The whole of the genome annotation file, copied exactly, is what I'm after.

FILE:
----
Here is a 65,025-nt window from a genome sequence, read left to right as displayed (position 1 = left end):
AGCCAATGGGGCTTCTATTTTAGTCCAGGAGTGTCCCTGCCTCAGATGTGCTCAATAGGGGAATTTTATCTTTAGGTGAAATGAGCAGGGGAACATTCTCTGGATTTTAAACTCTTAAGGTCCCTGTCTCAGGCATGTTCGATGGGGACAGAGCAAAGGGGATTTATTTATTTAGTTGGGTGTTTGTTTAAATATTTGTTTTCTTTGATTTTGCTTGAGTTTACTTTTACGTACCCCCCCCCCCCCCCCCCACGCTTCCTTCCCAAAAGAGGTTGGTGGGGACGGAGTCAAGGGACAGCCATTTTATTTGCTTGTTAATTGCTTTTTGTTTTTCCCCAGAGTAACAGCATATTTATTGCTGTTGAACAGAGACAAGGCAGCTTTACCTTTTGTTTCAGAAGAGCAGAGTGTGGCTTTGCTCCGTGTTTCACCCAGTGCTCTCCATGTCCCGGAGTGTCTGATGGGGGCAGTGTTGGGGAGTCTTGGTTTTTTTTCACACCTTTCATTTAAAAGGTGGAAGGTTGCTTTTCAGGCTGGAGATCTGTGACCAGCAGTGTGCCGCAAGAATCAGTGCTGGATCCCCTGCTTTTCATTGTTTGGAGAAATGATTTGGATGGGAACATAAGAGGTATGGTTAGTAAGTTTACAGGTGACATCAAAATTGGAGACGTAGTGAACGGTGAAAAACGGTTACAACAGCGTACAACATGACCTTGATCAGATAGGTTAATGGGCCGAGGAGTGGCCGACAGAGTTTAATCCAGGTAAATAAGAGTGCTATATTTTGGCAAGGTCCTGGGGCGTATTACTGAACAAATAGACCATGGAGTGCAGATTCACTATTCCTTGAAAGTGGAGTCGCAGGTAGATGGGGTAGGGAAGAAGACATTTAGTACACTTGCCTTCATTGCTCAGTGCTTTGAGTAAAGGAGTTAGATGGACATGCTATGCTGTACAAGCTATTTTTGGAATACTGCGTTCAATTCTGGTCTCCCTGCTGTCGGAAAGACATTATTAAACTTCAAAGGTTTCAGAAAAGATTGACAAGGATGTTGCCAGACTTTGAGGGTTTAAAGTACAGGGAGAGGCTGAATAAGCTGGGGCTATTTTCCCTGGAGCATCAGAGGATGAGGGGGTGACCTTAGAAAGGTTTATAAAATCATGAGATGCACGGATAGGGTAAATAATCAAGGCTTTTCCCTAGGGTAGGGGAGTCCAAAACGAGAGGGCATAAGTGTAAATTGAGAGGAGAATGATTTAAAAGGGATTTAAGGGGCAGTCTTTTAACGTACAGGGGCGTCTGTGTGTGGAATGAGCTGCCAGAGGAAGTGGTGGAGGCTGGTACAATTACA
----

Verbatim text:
Here is a 65,025-nt window from a genome sequence, read left to right as displayed (position 1 = left end):
AGCCAATGGGGCTTCTATTTTAGTCCAGGAGTGTCCCTGCCTCAGATGTGCTCAATAGGGGAATTTTATCTTTAGGTGAAATGAGCAGGGGAACATTCTCTGGATTTTAAACTCTTAAGGTCCCTGTCTCAGGCATGTTCGATGGGGACAGAGCAAAGGGGATTTATTTATTTAGTTGGGTGTTTGTTTAAATATTTGTTTTCTTTGATTTTGCTTGAGTTTACTTTTACGTACCCCCCCCCCCCCCCCCCACGCTTCCTTCCCAAAAGAGGTTGGTGGGGACGGAGTCAAGGGACAGCCATTTTATTTGCTTGTTAATTGCTTTTTGTTTTTCCCCAGAGTAACAGCATATTTATTGCTGTTGAACAGAGACAAGGCAGCTTTACCTTTTGTTTCAGAAGAGCAGAGTGTGGCTTTGCTCCGTGTTTCACCCAGTGCTCTCCATGTCCCGGAGTGTCTGATGGGGGCAGTGTTGGGGAGTCTTGGTTTTTTTTCACACCTTTCATTTAAAAGGTGGAAGGTTGCTTTTCAGGCTGGAGATCTGTGACCAGCAGTGTGCCGCAAGAATCAGTGCTGGATCCCCTGCTTTTCATTGTTTGGAGAAATGATTTGGATGGGAACATAAGAGGTATGGTTAGTAAGTTTACAGGTGACATCAAAATTGGAGACGTAGTGAACGGTGAAAAACGGTTACAACAGCGTACAACATGACCTTGATCAGATAGGTTAATGGGCCGAGGAGTGGCCGACAGAGTTTAATCCAGGTAAATAAGAGTGCTATATTTTGGCAAGGTCCTGGGGCGTATTACTGAACAAATAGACCATGGAGTGCAGATTCACTATTCCTTGAAAGTGGAGTCGCAGGTAGATGGGGTAGGGAAGAAGACATTTAGTACACTTGCCTTCATTGCTCAGTGCTTTGAGTAAAGGAGTTAGATGGACATGCTATGCTGTACAAGCTATTTTTGGAATACTGCGTTCAATTCTGGTCTCCCTGCTGTCGGAAAGACATTATTAAACTTCAAAGGTTTCAGAAAAGATTGACAAGGATGTTGCCAGACTTTGAGGGTTTAAAGTACAGGGAGAGGCTGAATAAGCTGGGGCTATTTTCCCTGGAGCATCAGAGGATGAGGGGGTGACCTTAGAAAGGTTTATAAAATCATGAGATGCACGGATAGGGTAAATAATCAAGGCTTTTCCCTAGGGTAGGGGAGTCCAAAACGAGAGGGCATAAGTGTAAATTGAGAGGAGAATGATTTAAAAGGGATTTAAGGGGCAGTCTTTTAACGTACAGGGGCGTCTGTGTGTGGAATGAGCTGCCAGAGGAAGTGGTGGAGGCTGGTACAATTACA